The budget deficit for the current year is projected to come in well below what was estimated just a few months ago, a development that could further curb the already slowing momentum for a budget pact this year.
The Congressional Budget Office study released Tuesday cites higher tax revenues and better-than-expected payments from government-controlled mortgage giants Fannie Mae and Freddie Mac as the key reasons for this year's improved outlook. The budget office now predicts a 2013 budget deficit of $642 billion, more than $200 billion below its February estimate. This year's shortfall would register at 4 percent of the economy, far less than the 10.1 percent experienced in 2009 when the government ran a record $1.4 trillion deficit.
Prices paid by U.S. importers fell in April for the second straight month, pushed lower by another decline in imported petroleum. Falling import prices help keep inflation in check.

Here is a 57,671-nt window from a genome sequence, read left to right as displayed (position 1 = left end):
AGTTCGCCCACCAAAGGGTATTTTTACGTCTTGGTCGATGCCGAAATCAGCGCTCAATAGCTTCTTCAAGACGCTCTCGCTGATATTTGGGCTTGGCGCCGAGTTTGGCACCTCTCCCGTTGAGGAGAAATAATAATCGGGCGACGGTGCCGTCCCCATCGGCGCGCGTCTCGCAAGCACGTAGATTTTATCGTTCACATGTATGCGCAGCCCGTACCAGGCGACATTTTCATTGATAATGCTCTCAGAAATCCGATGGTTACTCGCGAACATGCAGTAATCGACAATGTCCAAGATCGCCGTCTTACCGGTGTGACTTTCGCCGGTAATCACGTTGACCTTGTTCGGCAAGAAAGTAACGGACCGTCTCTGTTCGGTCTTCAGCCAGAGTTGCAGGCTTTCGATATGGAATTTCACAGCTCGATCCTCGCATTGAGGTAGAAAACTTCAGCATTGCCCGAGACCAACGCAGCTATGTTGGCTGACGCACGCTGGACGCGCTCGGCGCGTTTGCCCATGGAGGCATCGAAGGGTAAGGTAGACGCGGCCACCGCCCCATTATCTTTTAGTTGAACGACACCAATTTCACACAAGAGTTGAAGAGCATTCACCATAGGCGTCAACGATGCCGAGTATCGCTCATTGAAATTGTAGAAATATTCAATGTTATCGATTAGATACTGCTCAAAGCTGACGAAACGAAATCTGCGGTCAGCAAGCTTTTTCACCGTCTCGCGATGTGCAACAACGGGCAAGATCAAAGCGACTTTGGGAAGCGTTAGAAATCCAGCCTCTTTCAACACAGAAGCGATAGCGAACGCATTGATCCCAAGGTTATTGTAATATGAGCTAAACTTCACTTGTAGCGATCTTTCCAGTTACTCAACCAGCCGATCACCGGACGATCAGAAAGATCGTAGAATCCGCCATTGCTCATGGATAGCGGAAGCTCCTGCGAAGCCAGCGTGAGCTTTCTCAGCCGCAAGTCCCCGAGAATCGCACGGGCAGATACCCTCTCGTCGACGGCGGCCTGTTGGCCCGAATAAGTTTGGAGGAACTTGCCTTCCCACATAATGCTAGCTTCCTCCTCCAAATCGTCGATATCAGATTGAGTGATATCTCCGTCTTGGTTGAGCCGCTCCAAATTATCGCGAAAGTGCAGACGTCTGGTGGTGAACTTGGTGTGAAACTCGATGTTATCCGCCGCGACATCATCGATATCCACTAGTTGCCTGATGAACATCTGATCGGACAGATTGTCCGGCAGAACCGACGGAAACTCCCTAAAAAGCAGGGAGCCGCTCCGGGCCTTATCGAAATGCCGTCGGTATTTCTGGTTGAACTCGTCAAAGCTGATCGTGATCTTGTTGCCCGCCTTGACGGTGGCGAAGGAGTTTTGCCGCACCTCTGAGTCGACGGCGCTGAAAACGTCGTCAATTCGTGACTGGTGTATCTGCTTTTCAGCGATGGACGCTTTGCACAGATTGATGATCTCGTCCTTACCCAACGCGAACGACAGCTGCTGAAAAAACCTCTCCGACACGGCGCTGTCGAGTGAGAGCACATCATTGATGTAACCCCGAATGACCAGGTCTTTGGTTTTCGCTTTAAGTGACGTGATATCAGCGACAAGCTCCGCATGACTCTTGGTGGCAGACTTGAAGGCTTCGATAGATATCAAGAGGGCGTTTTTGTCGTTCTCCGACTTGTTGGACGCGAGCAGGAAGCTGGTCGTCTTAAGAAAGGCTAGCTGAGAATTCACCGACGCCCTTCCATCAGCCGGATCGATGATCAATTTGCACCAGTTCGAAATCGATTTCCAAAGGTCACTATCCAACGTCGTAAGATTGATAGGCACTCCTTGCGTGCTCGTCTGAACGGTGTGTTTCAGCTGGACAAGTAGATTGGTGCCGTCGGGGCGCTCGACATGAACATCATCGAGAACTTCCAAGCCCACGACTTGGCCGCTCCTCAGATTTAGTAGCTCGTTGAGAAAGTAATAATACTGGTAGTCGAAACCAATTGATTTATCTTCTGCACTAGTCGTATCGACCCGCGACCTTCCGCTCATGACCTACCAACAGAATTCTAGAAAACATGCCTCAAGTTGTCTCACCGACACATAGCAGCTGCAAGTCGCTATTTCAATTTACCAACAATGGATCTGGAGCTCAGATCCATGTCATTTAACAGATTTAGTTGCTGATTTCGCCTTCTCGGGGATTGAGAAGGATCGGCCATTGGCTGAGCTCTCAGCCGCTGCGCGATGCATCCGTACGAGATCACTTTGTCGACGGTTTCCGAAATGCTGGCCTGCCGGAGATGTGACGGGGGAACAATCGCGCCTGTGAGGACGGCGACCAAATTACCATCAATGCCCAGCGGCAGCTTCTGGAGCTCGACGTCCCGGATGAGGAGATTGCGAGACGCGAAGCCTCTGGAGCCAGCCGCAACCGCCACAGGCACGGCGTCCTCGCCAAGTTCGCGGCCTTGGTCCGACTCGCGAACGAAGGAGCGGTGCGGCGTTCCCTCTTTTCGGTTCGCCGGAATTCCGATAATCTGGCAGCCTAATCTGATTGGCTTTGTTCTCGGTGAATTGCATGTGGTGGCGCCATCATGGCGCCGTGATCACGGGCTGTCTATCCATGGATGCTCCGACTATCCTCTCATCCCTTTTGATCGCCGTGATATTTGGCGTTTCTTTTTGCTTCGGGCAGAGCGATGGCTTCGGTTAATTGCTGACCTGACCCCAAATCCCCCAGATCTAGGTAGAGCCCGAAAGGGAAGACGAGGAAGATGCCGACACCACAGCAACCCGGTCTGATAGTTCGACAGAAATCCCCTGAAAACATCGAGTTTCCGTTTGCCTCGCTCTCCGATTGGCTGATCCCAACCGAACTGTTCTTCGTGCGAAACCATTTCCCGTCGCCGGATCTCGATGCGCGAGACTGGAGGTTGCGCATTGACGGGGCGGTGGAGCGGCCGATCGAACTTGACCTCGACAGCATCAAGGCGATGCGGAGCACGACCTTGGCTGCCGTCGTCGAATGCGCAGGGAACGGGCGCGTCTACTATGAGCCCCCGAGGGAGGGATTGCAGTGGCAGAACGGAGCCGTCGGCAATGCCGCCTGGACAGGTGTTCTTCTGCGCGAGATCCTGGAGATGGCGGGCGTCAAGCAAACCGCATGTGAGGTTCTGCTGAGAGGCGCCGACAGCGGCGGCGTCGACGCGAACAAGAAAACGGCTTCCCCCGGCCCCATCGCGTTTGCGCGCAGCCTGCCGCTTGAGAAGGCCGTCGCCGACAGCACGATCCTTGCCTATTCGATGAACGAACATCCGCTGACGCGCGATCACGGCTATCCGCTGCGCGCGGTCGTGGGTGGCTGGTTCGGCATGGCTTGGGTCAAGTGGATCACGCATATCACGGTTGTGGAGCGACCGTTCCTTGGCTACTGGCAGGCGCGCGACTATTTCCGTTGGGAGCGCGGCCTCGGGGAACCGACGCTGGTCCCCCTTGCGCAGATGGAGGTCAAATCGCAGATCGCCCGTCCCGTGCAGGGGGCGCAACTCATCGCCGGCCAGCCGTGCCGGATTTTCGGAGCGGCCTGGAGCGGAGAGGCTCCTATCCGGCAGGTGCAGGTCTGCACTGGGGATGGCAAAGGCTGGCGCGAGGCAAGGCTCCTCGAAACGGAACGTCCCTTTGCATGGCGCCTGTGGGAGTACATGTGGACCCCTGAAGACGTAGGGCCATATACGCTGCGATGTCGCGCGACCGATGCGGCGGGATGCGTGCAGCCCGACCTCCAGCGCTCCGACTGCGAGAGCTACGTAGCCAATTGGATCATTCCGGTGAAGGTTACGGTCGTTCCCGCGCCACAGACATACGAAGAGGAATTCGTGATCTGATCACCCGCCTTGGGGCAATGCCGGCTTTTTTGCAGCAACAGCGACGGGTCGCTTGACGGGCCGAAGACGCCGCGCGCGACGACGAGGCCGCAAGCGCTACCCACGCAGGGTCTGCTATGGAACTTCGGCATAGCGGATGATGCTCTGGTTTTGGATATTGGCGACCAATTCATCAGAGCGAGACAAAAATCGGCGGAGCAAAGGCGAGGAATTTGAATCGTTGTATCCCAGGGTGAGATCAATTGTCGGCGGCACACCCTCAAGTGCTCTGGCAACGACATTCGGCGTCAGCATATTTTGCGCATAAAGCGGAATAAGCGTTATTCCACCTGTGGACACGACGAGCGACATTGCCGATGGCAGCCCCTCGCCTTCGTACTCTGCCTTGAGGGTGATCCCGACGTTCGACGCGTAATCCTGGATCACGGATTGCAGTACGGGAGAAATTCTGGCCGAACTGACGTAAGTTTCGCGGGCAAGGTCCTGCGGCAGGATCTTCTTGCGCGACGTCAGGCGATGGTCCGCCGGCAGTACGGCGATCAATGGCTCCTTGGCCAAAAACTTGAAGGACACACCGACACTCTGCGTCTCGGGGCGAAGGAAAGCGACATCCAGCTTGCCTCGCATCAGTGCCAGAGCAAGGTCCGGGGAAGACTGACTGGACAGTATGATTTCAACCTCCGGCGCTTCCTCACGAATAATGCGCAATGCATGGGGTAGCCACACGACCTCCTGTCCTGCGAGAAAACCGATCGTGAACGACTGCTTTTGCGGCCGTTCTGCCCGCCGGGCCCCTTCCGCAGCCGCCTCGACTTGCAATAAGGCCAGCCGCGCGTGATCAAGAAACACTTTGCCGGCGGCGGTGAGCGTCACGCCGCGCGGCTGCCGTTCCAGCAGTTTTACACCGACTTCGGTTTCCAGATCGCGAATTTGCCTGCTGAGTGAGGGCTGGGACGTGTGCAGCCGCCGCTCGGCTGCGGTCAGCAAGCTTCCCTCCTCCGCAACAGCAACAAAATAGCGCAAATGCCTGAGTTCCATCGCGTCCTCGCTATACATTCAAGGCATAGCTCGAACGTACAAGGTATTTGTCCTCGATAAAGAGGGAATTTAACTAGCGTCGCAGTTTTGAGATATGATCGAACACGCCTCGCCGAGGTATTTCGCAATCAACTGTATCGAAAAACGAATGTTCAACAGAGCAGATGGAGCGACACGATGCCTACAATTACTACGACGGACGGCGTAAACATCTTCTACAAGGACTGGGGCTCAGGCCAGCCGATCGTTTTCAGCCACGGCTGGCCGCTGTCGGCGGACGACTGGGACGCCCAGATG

The Labor Department says import prices fell 0.5 percent last month compared with March, when prices had fallen 0.2 percent. It was the largest decline since a 0.6 percent drop in December. Imported petroleum products fell 1.9 percent in April. Excluding petroleum, import costs fell only 0.1 percent. Import prices have fallen 2.6 percent over the 12 months ending in April. The prices charged by U.S. exporters fell 0.7 percent in April compared with March. The decline was propelled by a 2.2 percent drop in U.S. farm exports. In the past year, export prices have fallen 0.9 percent.